Shortness of breath during exercise is your body’s way of telling you a number of things. Before you start any exercise program, especially if you’re overweight, haven’t exercised recently or have been diagnosed with a medical condition, you should get a complete physical exam from your doctor. Discuss various forms of exercise with your doctor that provide a comprehensive workout to gradually increase your endurance and stamina.
One of the most common symptoms of shortness of breath is rapid, shallow breathing, according to Dr. Moira Fordyce, writing for The AGS Foundation for Health in Aging. Rapid breathing means you’re not getting as much oxygen as you should. Your body needs adequate amounts of oxygen for optimal function. A feeling of light-headedness is also a symptom of shortness of breath that can be caused by exertion or exercise. The light-headedness or faintness you feel is because your cells aren’t receiving adequate amounts of oxygen. When cells are lacking or starved for oxygen, they cease to function as they should.
Overdoing exercise when first starting a routine is one of the most common causes of shortness of breath while exercising. Your body needs to generally increase duration and exertion when exercising in order to increase aerobic benefits, burn fat, and increase muscular endurance and stamina. Trying to do too much too soon causes excess stress on the lungs and increases the heart rate as the heart and lungs try to maintain adequate oxygen- and nutrient-rich blood flow to the muscles.
Medical conditions such as heart disease, chronic obstructive pulmonary disease -- also known as COPD -- emphysema, asthma, or being overweight or obese may make you feel short of breath while exercising. When your body isn’t healthy and you exercise, you place extra strain on the heart and lungs to supply the body’s cells, tissues and organs with blood carrying oxygen and nutrients such as proteins that enhance muscle function. Smoking may also cause shortness of breath, due to the decreased function of the lungs smoking causes.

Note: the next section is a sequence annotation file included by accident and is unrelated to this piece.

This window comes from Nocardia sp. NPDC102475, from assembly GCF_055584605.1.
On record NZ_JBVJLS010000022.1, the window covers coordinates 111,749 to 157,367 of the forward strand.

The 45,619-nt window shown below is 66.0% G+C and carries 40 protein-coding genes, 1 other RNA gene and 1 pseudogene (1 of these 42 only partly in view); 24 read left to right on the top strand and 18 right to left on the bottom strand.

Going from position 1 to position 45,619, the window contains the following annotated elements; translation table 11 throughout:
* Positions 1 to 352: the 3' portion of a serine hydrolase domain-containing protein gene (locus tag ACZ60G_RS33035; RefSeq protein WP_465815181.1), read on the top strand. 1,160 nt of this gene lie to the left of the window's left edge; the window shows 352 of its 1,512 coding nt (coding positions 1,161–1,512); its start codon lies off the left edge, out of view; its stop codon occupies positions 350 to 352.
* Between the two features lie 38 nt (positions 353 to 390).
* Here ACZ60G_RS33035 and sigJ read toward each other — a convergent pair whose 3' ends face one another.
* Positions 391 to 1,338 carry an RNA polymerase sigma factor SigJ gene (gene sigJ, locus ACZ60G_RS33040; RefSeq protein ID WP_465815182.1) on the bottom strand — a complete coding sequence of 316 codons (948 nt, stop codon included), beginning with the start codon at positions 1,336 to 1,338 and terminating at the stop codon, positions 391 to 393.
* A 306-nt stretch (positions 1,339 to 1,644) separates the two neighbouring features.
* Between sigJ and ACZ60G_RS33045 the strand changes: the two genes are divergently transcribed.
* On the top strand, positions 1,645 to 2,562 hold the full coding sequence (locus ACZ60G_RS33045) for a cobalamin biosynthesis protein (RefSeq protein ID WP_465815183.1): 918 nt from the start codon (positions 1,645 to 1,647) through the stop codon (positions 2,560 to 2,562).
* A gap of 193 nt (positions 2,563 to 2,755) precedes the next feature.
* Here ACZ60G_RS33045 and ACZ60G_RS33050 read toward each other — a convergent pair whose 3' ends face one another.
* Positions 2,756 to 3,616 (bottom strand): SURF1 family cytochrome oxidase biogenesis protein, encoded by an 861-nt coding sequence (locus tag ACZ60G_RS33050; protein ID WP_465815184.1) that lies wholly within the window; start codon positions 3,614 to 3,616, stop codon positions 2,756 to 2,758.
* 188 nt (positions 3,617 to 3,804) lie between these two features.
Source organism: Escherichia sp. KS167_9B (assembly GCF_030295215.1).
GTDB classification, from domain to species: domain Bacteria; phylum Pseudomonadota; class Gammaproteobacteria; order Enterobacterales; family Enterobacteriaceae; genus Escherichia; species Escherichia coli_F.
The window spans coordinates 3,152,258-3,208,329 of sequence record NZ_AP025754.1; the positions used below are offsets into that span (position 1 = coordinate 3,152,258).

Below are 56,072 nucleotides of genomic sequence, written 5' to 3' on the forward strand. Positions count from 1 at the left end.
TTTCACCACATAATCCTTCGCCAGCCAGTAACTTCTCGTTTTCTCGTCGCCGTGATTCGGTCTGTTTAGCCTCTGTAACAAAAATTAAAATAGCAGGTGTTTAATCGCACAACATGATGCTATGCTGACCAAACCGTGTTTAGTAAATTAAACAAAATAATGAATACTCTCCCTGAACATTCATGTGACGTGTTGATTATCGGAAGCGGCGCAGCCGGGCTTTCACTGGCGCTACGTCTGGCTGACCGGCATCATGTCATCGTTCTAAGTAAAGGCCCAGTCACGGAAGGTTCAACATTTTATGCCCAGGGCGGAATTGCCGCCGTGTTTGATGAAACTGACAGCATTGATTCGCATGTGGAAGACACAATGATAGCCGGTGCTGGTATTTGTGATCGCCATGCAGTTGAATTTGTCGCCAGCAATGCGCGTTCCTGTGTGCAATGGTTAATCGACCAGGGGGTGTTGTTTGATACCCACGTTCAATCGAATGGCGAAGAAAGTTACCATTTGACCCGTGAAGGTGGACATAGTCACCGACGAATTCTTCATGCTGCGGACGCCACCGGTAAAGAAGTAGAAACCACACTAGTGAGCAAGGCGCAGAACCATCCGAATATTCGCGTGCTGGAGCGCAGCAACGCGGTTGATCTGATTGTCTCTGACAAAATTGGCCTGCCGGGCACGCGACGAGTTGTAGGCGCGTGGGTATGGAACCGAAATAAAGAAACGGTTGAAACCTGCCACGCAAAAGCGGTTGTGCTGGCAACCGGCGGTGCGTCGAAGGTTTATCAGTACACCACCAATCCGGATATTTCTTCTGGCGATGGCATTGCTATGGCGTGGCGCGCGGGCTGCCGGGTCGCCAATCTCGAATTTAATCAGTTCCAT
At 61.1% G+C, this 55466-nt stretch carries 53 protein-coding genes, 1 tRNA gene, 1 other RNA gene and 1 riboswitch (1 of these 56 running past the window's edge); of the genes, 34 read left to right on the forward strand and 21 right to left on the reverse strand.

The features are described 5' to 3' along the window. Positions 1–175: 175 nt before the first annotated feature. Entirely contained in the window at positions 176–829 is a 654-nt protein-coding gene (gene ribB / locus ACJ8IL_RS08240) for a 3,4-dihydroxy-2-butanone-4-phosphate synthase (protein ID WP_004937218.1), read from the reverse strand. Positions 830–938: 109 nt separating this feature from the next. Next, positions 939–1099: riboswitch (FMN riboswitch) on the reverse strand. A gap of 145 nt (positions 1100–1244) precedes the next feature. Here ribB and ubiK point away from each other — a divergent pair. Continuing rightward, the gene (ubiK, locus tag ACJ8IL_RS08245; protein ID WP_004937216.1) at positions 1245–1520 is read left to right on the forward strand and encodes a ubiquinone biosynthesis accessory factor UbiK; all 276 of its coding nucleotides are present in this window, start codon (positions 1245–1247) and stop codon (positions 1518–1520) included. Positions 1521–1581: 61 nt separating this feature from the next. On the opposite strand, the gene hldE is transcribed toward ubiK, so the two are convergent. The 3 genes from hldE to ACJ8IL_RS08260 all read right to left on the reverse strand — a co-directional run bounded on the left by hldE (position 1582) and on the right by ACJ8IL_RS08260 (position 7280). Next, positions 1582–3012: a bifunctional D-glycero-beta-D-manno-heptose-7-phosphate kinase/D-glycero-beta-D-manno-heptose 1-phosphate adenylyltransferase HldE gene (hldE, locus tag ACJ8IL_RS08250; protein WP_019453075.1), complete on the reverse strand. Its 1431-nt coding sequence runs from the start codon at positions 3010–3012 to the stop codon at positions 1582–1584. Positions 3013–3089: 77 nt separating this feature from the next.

Your doctor will advise you on the types of exercises you should start out with, as well as the duration of your new exercise program. Follow your doctor’s advice in regard to type, duration and number of exercises you start out with to help prevent shortness of breath, light-headedness and possible falls or accidents. By slowly increasing your duration and exertion levels, you can help your body benefit from stronger lungs, a stronger heart and stronger muscles.
Start off with a slow walk, either on a treadmill or outdoors. Walk several times a week to start, beginning with a duration of 20 to 30 minutes. Gradually increase your speed and distance until you notice a change in your ability to walk farther, faster and longer. Gradually add other forms of exercise to your routine, including strength training, stretching, and both low and high-impact aerobics to your weekly exercise programs.